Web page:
Aggregate Data from a Data Store Entity by Multiple Fields and Display in a Chart

Interface patterns give you an opportunity to explore different interface designs. Be sure to check out How to Adapt a Pattern for Your Application.

Goal

Aggregate data from a data store entity by multiple fields, specifically the total number of employees for each title in each department, to display in a stacked column chart.

This recipe uses example data and objects created through the Use the Write to Data Store Entity Smart Service Function on an Interface recipe. Make sure that recipes has been built first in order to see data in this recipe.

This implementation can be used more generally for any chart with multiple series.

This scenario demonstrates:

  • How to aggregate data from a data store entity by multiple fields and display in a column chart
  • How to modify the generated expression to group multiple data points together in one chart series

Expression

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load(
  /* 
  * Paginginfo is bringing back all employee data in this case and sorting by
  * department.
  */
  local!pagingInfo: a!pagingInfo(
    startIndex: 1,
    batchSize: -1,
    sort: a!sortInfo(
      field: "department",
      ascending: true
    )
  ),
  with(
   /* 
    * local!datasubset is pulling data from the employee data store entity 
    * from the entity backed record tutorial The resulting data value looks 
    * like this data: { {department:Engineering, title:Director id: 1}...}
    *
    * To use your data, change the constant from cons!EMPLOYEE_ENTITY to one of
    * your own. Then replace the fields in the queryAggregationColumns to a
    * relevant datapoint from your data store entity
    */
    local!datasubset: a!queryEntity(
      entity: cons!EMPLOYEE_ENTITY,
      query: a!query(
        aggregation: a!queryAggregation(
         aggregationColumns: {
          a!queryAggregationColumn(field: "department", isGrouping: true),
          a!queryAggregationColumn(field: "title", isGrouping: true),
          a!queryAggregationColumn(field: "id", aggregationFunction: "COUNT")
         }
        ),
        pagingInfo: local!pagingInfo
      )
    ),
    /* 
    * local!categories is returning all department values. local!uniqueDepartments
    * is reducing the list down to only unique values. This populates the column
    * chart categories.
    *
    * To use your data, change the second parameter in the index function from
    * "department" to whatever data point is going to be your category
    */
    local!categories: index(local!datasubset.data, "department", {}),
    local!uniqueCategories: union(local!categories, cast(typeof(local!categories), {})),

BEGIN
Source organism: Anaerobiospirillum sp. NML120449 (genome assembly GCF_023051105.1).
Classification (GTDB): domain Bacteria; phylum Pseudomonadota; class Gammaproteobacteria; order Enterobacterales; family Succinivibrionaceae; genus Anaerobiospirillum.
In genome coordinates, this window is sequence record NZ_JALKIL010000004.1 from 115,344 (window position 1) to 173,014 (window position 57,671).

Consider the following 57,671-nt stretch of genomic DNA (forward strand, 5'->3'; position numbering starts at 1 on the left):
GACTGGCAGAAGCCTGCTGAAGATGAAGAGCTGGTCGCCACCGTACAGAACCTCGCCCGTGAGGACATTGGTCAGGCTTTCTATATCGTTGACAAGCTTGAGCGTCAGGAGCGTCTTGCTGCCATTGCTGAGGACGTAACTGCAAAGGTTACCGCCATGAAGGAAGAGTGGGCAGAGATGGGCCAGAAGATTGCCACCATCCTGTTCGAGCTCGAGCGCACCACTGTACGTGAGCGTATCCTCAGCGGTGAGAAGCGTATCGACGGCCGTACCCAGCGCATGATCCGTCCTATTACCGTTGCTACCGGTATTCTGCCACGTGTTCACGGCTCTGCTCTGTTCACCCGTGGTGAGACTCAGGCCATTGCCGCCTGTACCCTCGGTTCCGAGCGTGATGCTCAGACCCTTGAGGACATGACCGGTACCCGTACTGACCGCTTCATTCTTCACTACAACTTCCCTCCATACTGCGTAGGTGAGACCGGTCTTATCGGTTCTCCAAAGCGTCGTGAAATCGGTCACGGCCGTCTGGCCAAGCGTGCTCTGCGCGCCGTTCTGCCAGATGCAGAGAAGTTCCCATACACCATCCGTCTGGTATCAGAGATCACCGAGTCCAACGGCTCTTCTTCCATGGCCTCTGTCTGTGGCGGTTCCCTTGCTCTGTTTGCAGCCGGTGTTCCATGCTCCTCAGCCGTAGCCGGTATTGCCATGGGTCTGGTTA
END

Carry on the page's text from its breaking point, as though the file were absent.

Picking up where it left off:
/* 
    * local!labels and local!uniqueLabels provide the name of each piece in the
    * column.
    *
    * To use your data, change the second parameter in the index function from
    * "title" to whatever data point is going to be the label of each piece
    */
    local!labels: index(local!datasubset.data, "title", {}),
    local!uniqueLabels: union(local!labels, cast(typeof(local!labels), {})),
    /* 
    * local!series puts everything together for the column chart. It runs through
    * two a!forEach() loops. The first loop will lopp over a list of categories to
    * find matching data, while the second a!forEach() loop will find all matching
    * datapoints in that category.
    *
    * To use your data, change the second parameter in the index function at the
    * end of the second a!forEach() loop. Replace "id" to whatever data point is 
    * providing the numeric value to count on in your dataset.
    */
    local!series:a!forEach(
        items:local!uniquelabels,
        expression: with(
          local!label:fv!item,
           a!chartSeries(
            label: local!label,
            /* Loops over list of categories to find each datapoint that matches  
             * the series label and the category. This will ensure that the 
             * datapoints are in the correct order to display in the chart.                       
             */
            data: a!forEach(
              items:local!uniqueCategories,
              expression: with(
              /* Find all datapoints that match both the category and chart series label   */
                local!intersection: intersection(
                  where(local!categories=cast(typeof(local!categories), fv!item), 0),
                  where(local!labels=cast(typeof(local!labels), local!label), 0)
                ),
                if(
                length(local!intersection)=0,
                /* If there is no datapoint for this category-label pair, return 0 
                 * so that all subsequent points are in the correct order with the 
                 * categories.      
                 */
                0,
                index(index(local!datasubset.data, "id", {}), local!intersection, 0)
                )
              )
            )
          )
        )
     ),
    a!columnChartField(
      categories: local!uniqueCategories,
      series: local!series,
      xAxisTitle: "Departments",
      yAxisTitle: "Number of Employees",
      stacking: "NORMAL"
    )
  )
)

Test it out

  1. Hover over each of the stacked department data to see a breakdown of the title of employees in that department

Notable implementation details

  • Most of the expression before the column chart can be used more generally than this example. They can be used to generate series for bar, column, or line charts and with different data sets, though they would need to be modified to work with CDT fields.
  • The query that populates this chart will aggregate on the entire data set. To filter the data returned by the query before aggregating, see: Aggregate Data from a Data Store Entity using a Filter and Display in a Chart
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